1. Icosahedron: This graphs the icasohedron. The x[0] through x[11] are the twelve vertices.
2. ```restart: with(plots):
p := arctan(2):           # angle between vertices' layers
x[0] := [0,0,1]:          # x[-] are vertices
for i from 0 to 4 do
x[i+1] := [cos(2*Pi*i/5)*sin(p),sin(2*Pi*i/5)*sin(p),cos(p)]:
x[i+6] := [-cos(2*Pi*i/5)*sin(p),-sin(2*Pi*i/5)*sin(p),-cos(p)]:
end do:
x[11] := [0,0,-1]:
for i from 0 to 4 do      # loop graphs faces in groups
a := 0: b := i+1: c := (i+1) mod 5 +1:
an[i] := polygonplot3d([x[a],x[b],x[c]]):
a := i+1: b := (i+1) mod 5 +1: c := (i+3) mod 5 +6:
an[i+5] := polygonplot3d([x[a],x[b],x[c]]):
a := i+1: b := (i+2) mod 5 +6: c := (i+3) mod 5 +6:
an[i+10]:=polygonplot3d([x[a],x[b],x[c]]):
a := i+6: b := (i+1) mod 5 +6: c := 11:
an[i+15]:=polygonplot3d([x[a],x[b],x[c]]):
end do:
an1 := display(an[0],an[1],an[2],an[3],an[4]):
an2 := display(an[5],an[6],an[7],an[8],an[9]):
an3 := display(an[10],an[11],an[12],an[13],an[14]):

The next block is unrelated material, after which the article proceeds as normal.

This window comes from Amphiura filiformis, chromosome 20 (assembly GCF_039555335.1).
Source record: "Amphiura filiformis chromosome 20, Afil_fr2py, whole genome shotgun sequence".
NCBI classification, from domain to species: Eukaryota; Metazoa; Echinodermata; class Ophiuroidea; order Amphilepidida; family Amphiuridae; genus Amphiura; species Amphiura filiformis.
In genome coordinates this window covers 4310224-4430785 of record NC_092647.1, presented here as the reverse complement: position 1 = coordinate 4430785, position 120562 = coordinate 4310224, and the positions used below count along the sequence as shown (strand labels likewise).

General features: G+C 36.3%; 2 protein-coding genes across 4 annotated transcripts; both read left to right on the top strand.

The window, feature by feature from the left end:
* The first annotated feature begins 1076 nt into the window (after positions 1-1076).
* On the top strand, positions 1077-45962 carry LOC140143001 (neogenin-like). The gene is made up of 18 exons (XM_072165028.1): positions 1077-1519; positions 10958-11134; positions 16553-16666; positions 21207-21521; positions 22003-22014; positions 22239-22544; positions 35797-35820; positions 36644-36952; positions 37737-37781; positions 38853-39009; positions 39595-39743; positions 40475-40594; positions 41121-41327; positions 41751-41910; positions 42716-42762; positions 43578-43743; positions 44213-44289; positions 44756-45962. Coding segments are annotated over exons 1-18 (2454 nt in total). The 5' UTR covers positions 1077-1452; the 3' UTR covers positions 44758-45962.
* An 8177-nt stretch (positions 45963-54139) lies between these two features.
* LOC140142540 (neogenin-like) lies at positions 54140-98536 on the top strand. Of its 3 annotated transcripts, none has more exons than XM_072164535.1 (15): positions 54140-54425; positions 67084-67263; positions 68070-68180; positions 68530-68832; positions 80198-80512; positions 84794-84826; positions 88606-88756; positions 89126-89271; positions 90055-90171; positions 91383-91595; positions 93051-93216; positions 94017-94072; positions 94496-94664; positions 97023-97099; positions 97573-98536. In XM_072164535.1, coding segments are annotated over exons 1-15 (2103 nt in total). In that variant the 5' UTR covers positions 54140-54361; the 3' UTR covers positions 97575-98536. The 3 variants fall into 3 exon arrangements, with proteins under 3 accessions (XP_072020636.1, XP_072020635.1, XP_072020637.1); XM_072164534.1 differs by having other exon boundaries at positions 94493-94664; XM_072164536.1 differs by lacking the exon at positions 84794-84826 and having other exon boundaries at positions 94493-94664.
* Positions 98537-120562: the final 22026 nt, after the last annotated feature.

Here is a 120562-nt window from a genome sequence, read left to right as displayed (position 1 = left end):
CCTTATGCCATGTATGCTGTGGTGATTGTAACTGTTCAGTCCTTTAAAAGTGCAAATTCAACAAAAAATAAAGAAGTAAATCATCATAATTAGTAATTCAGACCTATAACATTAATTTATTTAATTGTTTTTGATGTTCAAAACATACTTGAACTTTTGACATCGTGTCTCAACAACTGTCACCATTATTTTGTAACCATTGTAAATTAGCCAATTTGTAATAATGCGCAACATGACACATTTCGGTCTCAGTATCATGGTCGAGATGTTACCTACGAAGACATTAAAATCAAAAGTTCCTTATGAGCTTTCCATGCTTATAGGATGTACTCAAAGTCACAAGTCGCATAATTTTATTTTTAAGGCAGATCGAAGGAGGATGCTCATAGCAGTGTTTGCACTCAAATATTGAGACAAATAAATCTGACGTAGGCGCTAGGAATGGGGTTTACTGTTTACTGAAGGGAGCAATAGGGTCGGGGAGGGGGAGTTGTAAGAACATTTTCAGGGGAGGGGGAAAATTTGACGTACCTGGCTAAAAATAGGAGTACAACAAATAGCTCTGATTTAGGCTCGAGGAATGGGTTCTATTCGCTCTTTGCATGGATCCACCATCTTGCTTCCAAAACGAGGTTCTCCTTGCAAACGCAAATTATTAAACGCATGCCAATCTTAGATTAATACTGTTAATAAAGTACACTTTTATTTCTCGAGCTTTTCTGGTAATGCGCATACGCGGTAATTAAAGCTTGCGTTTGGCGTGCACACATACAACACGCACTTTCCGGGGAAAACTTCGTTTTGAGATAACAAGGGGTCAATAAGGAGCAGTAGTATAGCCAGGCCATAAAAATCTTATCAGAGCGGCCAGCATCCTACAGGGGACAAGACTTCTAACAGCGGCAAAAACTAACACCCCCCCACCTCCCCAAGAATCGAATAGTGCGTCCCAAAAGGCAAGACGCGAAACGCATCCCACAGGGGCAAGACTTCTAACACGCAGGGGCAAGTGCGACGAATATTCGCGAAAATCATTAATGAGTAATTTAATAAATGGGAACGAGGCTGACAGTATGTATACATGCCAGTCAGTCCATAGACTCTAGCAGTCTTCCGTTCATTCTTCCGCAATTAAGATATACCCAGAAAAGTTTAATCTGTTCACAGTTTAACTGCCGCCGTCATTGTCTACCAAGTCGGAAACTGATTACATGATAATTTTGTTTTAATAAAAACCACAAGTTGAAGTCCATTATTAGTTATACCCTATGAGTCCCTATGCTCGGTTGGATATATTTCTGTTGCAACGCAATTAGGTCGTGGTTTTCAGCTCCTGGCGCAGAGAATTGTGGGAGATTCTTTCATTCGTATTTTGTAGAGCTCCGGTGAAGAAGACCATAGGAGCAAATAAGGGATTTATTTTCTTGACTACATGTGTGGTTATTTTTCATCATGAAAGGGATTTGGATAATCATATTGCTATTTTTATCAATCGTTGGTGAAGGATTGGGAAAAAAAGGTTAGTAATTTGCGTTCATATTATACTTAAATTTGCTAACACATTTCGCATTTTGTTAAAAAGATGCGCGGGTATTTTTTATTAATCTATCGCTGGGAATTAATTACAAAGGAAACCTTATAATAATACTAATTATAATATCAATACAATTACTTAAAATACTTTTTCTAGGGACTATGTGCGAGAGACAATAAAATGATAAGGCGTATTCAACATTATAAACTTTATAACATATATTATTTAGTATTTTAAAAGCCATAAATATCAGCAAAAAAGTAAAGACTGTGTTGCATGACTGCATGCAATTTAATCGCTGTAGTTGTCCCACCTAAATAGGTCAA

an4 := display(an[15],an[16],an[17],an[18],an[19]):
display(an1,an2,an3,an4,scaling=constrained);```
3. Dodecahedron: The below code produces the dodecahedron. To see that the dodecahedron and icosahedron are dual tilings of the sphere, we can produce both simultaneously. To do that, first copy and paste the code for the dodecahedron into MAPLE. Change the last line to read: "an0:=display(an1,an4,an5,an6):" and add another line that reads "unassign('p','q','x','an1','an2','an3','an4','an5','an6'):". Then copy the code for the icosahedron minus the first line (we don't want to restart) and paste it in after the code for the dodecahedron. To the last line, add "an0" to the list of things to display.